I. G. Farbenindustrie
I. G. Farbenindustrie
(I. G. Farbenindustrie Aktien-gesellschaft), the largest German military-chemical concern. It was created in 1925 as the result of an amalgamation of enterprises, some of which had concluded an agreement on a “community of interests” (Interessengemeinschaft, abbreviated I. G.) as early as 1904. It participated directly in the creation of the military machinery of German imperialism.
I. G. Farbenindustrie aided in the establishment of the fascist regime in Germany. It took an active part in German fascism’s preparation of World War II. During the war, the enterprises of the concern supplied Hitler’s army with vital strategic materials. The concern’s laboratories developed gases for the destruction of people in gas chambers and did criminal experiments on the prisoners of concentration camps. Many of the leaders of I. G. Farbenindustrie were convicted as war criminals. After the defeat of fascist Germany, in accordance with the Potsdam Agreements of 1945, the concern was reorganized and broken up into several legally independent companies; its formal existence came to an end.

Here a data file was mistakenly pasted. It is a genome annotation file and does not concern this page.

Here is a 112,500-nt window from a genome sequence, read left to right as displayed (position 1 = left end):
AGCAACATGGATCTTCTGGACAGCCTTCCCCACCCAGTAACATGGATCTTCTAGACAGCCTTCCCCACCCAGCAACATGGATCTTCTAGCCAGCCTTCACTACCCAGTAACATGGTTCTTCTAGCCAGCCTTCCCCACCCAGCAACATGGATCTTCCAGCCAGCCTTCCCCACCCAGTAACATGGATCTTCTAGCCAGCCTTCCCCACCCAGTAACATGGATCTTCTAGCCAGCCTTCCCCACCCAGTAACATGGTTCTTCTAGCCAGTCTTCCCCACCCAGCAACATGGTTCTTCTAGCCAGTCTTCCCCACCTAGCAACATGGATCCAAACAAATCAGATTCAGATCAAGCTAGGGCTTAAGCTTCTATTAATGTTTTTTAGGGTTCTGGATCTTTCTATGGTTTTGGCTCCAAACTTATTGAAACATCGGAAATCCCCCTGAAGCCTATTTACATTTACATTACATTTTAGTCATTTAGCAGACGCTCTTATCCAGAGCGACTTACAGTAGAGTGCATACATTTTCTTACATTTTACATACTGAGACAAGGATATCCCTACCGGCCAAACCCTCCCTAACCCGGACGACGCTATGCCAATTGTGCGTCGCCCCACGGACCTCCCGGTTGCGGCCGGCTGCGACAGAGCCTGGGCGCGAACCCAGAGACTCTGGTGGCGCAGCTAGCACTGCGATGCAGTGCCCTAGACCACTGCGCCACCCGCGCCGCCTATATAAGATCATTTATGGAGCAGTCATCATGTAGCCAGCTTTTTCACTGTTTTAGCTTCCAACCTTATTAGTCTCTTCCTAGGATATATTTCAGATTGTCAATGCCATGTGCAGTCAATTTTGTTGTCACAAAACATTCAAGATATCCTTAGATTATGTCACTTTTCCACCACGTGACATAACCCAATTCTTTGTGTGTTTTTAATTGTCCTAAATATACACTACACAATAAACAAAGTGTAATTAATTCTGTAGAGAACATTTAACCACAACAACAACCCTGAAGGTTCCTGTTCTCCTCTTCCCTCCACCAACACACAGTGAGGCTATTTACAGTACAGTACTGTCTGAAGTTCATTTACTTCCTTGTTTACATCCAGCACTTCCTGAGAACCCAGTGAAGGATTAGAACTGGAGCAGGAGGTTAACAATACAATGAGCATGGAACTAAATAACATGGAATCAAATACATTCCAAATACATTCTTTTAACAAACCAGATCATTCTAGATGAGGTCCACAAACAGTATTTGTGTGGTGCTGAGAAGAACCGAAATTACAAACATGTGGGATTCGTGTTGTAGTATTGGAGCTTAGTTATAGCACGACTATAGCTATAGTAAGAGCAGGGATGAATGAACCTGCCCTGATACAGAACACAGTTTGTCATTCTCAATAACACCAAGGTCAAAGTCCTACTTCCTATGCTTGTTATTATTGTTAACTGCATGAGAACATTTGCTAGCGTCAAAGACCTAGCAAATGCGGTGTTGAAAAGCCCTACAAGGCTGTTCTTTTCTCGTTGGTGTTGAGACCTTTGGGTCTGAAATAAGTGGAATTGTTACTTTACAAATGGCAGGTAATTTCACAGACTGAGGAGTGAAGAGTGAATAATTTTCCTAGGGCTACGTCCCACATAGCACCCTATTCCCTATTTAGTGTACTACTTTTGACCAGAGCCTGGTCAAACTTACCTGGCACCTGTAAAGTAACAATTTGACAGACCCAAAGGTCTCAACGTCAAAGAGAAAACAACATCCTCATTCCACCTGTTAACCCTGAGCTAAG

The largest successor companies of I. G. Farbenindustrie, Bayer, Hochst, and B.A.S.F. (the “big three”), have assumed a leading position in the chemical industry of the Federal Republic of Germany and the capitalist world. Despite the fact that the successor companies inherited only 36 percent of the assets of I. G. Farbenindustrie (50 percent being located on the territory of the German Democratic Republic, where the enterprises of I. G. Farbenindustrie became public property, and 14 percent of its assets having been confiscated abroad), in the 1970’s these assets considerably exceeded those of the entire prewar concern. In 1970 the share of the big three in the chemical production of the capitalist countries amounted to 5.5 percent; their share in West Germany’s chemical industry was 66.9 percent. In 1938 the corresponding figures for I. G. Farbenindustrie were 3.8 percent and 25 percent respectively. In 1970, 306,000 people were employed in the enterprises of the successor companies of I. G. Farbenindustrie.
The factories of the big three produce a broad range of modern chemical products: plastics, synthetic fibers and rubber, photographic materials, toxic chemicals, dyes, medicines, products of basic chemistry, and fertilizers, as well as explosives, atomic materials, and jet fuel. The ties that took shape when I. G. Farbenindustrie operated as a single concern continue to exist among its successors. More than half of the share capital of each of the three companies belongs to the same banks: the Deutsche Bank, the Dresdner Bank, and the Commerz Bank.
I. I. L’VOVSKAIA